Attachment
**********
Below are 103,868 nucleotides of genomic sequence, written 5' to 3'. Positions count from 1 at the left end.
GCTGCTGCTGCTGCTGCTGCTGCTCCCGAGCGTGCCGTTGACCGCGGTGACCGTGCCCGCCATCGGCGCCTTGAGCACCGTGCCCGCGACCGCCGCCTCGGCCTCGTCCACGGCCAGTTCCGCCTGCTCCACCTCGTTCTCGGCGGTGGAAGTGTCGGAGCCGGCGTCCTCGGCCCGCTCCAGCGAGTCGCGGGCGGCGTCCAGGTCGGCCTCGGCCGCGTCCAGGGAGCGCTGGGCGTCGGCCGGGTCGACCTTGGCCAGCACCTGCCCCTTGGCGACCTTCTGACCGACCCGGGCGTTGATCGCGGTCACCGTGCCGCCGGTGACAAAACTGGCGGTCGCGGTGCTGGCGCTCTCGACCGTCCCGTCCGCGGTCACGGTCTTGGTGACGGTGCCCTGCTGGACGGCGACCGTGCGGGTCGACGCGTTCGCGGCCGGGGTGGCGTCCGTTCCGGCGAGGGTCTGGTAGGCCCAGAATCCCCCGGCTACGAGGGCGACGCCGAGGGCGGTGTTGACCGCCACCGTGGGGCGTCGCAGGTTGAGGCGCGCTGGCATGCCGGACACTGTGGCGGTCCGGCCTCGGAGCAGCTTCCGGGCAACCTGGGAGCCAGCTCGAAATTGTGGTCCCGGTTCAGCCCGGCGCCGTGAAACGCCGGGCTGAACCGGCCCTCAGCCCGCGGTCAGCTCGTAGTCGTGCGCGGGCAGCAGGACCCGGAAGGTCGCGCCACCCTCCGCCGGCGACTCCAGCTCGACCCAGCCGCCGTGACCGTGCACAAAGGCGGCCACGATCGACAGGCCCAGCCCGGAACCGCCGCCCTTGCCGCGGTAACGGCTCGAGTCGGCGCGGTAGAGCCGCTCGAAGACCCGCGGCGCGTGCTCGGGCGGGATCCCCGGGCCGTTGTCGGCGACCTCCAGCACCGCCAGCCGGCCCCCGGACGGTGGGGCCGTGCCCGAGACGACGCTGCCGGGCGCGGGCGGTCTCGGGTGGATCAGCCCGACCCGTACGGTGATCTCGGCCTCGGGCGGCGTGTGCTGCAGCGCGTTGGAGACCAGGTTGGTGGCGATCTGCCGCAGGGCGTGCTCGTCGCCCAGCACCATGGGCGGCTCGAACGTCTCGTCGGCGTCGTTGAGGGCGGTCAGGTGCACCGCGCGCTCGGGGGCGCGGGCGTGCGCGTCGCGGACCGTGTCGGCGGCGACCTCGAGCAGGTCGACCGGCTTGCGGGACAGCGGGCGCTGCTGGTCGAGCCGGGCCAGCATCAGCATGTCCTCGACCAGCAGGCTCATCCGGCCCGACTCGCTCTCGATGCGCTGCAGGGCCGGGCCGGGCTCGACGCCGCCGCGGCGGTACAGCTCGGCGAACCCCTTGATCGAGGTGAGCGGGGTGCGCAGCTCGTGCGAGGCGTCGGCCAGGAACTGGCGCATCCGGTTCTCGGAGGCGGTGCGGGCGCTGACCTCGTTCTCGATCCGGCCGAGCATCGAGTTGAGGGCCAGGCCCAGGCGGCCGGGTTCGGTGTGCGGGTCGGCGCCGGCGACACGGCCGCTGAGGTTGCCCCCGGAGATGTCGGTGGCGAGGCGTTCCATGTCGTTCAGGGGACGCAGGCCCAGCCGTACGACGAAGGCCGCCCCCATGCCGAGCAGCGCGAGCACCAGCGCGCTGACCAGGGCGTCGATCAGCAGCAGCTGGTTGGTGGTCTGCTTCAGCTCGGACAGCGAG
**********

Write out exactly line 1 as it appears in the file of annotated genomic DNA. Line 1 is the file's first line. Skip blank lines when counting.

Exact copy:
Below are 103,868 nucleotides of genomic sequence, written 5' to 3'. Positions count from 1 at the left end.